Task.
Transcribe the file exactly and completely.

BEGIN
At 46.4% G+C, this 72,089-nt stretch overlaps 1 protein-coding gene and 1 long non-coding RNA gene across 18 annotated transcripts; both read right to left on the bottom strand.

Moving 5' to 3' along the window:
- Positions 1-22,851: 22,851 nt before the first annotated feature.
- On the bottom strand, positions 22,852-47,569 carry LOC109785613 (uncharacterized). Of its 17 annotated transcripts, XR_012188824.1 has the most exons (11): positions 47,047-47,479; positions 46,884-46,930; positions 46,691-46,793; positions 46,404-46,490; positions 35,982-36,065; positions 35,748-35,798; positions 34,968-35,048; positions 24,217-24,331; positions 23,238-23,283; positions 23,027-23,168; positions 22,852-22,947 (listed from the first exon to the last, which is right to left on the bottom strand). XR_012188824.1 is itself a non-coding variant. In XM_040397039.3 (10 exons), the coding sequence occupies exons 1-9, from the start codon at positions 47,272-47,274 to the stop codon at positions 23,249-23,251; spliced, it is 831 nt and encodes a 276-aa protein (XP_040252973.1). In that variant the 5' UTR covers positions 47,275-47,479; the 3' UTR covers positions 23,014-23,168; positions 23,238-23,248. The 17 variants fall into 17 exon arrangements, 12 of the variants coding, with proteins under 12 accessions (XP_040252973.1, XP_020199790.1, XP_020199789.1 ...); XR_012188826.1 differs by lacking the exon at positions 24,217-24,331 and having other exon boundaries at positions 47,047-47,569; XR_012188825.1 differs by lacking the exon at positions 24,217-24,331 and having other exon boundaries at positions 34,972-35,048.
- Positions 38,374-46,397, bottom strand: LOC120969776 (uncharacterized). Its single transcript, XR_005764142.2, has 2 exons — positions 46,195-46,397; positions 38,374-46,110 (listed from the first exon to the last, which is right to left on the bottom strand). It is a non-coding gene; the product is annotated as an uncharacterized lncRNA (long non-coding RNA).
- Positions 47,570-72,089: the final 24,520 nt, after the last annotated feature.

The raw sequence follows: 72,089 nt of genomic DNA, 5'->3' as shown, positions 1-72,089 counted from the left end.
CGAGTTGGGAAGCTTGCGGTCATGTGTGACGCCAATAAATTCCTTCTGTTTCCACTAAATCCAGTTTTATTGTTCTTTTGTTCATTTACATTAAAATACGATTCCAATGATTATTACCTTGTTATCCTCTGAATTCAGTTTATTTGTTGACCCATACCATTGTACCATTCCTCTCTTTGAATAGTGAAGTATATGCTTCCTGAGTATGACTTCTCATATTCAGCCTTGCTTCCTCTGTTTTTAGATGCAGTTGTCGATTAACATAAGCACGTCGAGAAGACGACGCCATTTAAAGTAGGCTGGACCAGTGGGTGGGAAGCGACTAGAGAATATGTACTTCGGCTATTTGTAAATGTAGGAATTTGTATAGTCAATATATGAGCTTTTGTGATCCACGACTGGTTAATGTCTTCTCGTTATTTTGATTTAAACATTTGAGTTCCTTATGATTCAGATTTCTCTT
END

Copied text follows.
At 46.4% G+C, this 72,089-nt stretch overlaps 1 protein-coding gene and 1 long non-coding RNA gene across 18 annotated transcripts; both read right to left on the bottom strand.

Moving 5' to 3' along the window:
- Positions 1-22,851: 22,851 nt before the first annotated feature.
- On the bottom strand, positions 22,852-47,569 carry LOC109785613 (uncharacterized). Of its 17 annotated transcripts, XR_012188824.1 has the most exons (11): positions 47,047-47,479; positions 46,884-46,930; positions 46,691-46,793; positions 46,404-46,490; positions 35,982-36,065; positions 35,748-35,798; positions 34,968-35,048; positions 24,217-24,331; positions 23,238-23,283; positions 23,027-23,168; positions 22,852-22,947 (listed from the first exon to the last, which is right to left on the bottom strand). XR_012188824.1 is itself a non-coding variant. In XM_040397039.3 (10 exons), the coding sequence occupies exons 1-9, from the start codon at positions 47,272-47,274 to the stop codon at positions 23,249-23,251; spliced, it is 831 nt and encodes a 276-aa protein (XP_040252973.1). In that variant the 5' UTR covers positions 47,275-47,479; the 3' UTR covers positions 23,014-23,168; positions 23,238-23,248. The 17 variants fall into 17 exon arrangements, 12 of the variants coding, with proteins under 12 accessions (XP_040252973.1, XP_020199790.1, XP_020199789.1 ...); XR_012188826.1 differs by lacking the exon at positions 24,217-24,331 and having other exon boundaries at positions 47,047-47,569; XR_012188825.1 differs by lacking the exon at positions 24,217-24,331 and having other exon boundaries at positions 34,972-35,048.
- Positions 38,374-46,397, bottom strand: LOC120969776 (uncharacterized). Its single transcript, XR_005764142.2, has 2 exons — positions 46,195-46,397; positions 38,374-46,110 (listed from the first exon to the last, which is right to left on the bottom strand). It is a non-coding gene; the product is annotated as an uncharacterized lncRNA (long non-coding RNA).
- Positions 47,570-72,089: the final 24,520 nt, after the last annotated feature.

The raw sequence follows: 72,089 nt of genomic DNA, 5'->3' as shown, positions 1-72,089 counted from the left end.
CGAGTTGGGAAGCTTGCGGTCATGTGTGACGCCAATAAATTCCTTCTGTTTCCACTAAATCCAGTTTTATTGTTCTTTTGTTCATTTACATTAAAATACGATTCCAATGATTATTACCTTGTTATCCTCTGAATTCAGTTTATTTGTTGACCCATACCATTGTACCATTCCTCTCTTTGAATAGTGAAGTATATGCTTCCTGAGTATGACTTCTCATATTCAGCCTTGCTTCCTCTGTTTTTAGATGCAGTTGTCGATTAACATAAGCACGTCGAGAAGACGACGCCATTTAAAGTAGGCTGGACCAGTGGGTGGGAAGCGACTAGAGAATATGTACTTCGGCTATTTGTAAATGTAGGAATTTGTATAGTCAATATATGAGCTTTTGTGATCCACGACTGGTTAATGTCTTCTCGTTATTTTGATTTAAACATTTGAGTTCCTTATGATTCAGATTTCTCTT